Linux Tuning system time zone:
Locate the appropriate time zone file/usr/share/zoneinfo/asia/shanghai
Replace the current/etc/localtime file with this file
It's time for a date to be CST.
If not, change the value of the TZ environment variable.
Many programs and commands will use the value of this variable, TZ value can have a variety of formats, the simplest way to set up is to use the Tzselect command or terminal input tz= ' CST-8 '; The export TZ is available.
However, this change only in the entry into force, if you want to permanently take effect, it is necessary to put tz= ' CST-8 '; Export TZ adds these two sentences to your. Profile.
In Linux determine the system time zone first look at the TZ environment variable, if the TZ environment variable is not set, and then read the/etc/localtime file to determine your time zone
This file controls how the hardware clocks (hardware clock) are interpreted.
The system reads the contents of the/etc/sysconfig/clock file at startup and invokes the Hwclock command to set the system clock based on the content.
The following is an explanation of the file configuration items that are forwarded:
Set the file/etc/sysconfig control how the time is interpreted by the hardware clock (hardware clocks).
Utc=true|yes|false|no-Specifies whether the time of the hardware clock is Greenway time or system local time. True or yes indicates that the hardware clock is using Greenway, while the other is local time. Preset to local time.
Arc=false|no-Specifies whether the hardware clock 1980 epoch time (typically the epoch time used by an Alpha computer using the ARC console). False or no indicates the normal UNIX epoch Time-1970. Preset use of normal UNIX epoch time
Srm=false|no-Specifies whether the hardware clock 1900 epoch time (typically using the epoch time for the Alpha computer using the SRC console). False or no indicates the normal UNIX epoch Time-1970. Preset use of normal UNIX epoch time
Zone= time Zone-the current system local time zone name, just let the time Date property tool System-config-data know the current time zone referred to by/etc/localtime, changing its value does not change the actual system time zone. The value must be the time zone file name under/usr/share/zoneinfo.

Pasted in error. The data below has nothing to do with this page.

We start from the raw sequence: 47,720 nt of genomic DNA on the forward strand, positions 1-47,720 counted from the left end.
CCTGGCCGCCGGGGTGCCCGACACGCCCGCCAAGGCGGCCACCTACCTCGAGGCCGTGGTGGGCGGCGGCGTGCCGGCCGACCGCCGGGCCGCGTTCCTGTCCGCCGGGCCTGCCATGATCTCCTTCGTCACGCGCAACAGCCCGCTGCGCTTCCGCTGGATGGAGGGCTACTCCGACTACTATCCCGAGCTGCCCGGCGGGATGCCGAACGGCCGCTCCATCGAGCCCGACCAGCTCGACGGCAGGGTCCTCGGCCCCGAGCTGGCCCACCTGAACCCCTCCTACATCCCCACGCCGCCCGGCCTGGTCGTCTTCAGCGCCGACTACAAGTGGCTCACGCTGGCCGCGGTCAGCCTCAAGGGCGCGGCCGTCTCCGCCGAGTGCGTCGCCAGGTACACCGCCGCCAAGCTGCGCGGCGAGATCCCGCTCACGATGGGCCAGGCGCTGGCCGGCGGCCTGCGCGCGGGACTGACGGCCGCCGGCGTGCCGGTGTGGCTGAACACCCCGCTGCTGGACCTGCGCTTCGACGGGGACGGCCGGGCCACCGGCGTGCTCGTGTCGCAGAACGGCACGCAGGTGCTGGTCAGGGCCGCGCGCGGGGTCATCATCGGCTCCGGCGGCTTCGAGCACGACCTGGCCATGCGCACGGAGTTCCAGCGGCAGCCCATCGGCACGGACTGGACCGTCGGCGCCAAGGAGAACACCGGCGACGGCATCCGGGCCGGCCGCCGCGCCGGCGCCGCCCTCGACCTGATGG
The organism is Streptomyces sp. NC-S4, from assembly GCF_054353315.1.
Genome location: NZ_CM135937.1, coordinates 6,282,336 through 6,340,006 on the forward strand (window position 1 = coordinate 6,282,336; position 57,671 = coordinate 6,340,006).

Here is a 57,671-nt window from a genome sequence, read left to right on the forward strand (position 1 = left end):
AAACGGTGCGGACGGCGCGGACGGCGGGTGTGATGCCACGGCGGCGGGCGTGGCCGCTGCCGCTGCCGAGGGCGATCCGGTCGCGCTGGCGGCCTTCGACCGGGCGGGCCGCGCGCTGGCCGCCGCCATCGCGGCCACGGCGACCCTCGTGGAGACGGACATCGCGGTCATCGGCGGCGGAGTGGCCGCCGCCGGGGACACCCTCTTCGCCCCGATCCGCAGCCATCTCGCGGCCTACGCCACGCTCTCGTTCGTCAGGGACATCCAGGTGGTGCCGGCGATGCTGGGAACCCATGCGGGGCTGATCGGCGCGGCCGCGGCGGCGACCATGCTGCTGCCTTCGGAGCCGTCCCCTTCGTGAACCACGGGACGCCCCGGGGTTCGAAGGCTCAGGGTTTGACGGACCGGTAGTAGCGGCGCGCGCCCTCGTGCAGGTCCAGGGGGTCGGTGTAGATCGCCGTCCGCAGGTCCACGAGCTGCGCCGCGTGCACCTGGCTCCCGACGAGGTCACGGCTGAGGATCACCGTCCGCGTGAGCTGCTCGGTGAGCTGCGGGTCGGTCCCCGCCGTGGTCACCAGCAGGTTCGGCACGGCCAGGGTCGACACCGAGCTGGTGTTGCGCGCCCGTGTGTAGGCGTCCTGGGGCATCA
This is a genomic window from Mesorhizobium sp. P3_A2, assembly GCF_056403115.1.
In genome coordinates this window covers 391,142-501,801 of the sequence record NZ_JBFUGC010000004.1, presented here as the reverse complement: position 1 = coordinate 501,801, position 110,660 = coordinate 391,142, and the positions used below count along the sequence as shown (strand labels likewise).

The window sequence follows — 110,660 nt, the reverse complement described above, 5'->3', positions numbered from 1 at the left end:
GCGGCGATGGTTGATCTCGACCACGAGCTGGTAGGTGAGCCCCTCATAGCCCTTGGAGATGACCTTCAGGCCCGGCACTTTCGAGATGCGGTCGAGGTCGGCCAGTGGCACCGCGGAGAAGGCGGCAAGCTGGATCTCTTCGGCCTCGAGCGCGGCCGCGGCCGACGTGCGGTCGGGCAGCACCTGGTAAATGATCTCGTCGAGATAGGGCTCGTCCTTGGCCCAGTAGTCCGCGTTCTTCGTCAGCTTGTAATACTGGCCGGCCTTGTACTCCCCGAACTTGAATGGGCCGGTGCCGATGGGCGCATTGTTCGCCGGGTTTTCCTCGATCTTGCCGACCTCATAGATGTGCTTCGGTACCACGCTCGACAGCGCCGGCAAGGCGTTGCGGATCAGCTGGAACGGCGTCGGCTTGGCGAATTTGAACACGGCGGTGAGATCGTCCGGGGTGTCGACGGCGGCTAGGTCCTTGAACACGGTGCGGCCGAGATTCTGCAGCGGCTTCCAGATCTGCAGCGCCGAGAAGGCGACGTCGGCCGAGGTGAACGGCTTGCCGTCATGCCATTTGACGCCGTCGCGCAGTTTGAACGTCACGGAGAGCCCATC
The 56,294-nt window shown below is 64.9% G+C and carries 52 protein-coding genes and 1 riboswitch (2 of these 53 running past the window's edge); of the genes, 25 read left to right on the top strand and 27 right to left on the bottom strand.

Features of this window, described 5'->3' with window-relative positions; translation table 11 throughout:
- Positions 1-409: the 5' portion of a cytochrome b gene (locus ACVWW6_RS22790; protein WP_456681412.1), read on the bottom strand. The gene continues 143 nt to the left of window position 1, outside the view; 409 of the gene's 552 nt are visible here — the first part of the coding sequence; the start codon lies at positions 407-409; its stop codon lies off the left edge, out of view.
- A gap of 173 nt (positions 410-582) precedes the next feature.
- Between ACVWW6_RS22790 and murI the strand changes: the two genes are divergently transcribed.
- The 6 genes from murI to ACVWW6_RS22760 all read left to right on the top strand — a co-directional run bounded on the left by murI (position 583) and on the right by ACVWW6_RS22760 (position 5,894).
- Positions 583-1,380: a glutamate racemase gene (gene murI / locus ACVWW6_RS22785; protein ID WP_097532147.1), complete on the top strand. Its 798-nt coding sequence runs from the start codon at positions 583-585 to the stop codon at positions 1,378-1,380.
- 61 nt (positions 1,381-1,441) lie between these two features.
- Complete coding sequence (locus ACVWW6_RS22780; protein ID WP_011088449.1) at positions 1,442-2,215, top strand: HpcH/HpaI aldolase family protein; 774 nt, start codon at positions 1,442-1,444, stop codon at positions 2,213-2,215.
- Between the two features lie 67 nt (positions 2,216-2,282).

Here is a configuration for this file:
If your original set of hardware clock time is GMT to remember to change this command, remember to use 4) method to write the system time to the hardware clock, otherwise, the next boot system will be the hardware clock recorded by the GMT as the current time of Asia/shanghai.
3) Adjust the system time method
The order of the time set to August 30, 2005 is as follows:
The command to set the system time to 6:40 P.M. 0 seconds is as follows.
The time set here is only set the system time, after the next reboot of the system will still read the original time from the hardware clock, so in order to make the time setting takes effect will use 4) command
If you want to synchronize with the standard time, you should use Ntpdate, and the NTP server to do a time synchronization. Similarly, the method of synchronizing the system time using 4 is also written to the hardware clock.
4) Write system time to hardware clock Comos
You can use the clock or Hwlock command, or you can set the time of the hardware clock in the BIOS.
About Linux system clocks and hardware clocks:
The Linux system has two clocks, one is the system clock, the other is the hardware clock (COMOS), the hardware clock is the clock on the motherboard through the crystal oscillator, usually powered by a battery, generally can be used for about three years.
When the Linux system starts, it reads the hardware clock, sets the time of the hardware clock to the current system time, and then the system time runs independently of the hardware clock. The system clock is maintained by the Linux kernel, and the hardware clock is controlled by the crystal oscillator.
Time zone and time adjustment for Linux systems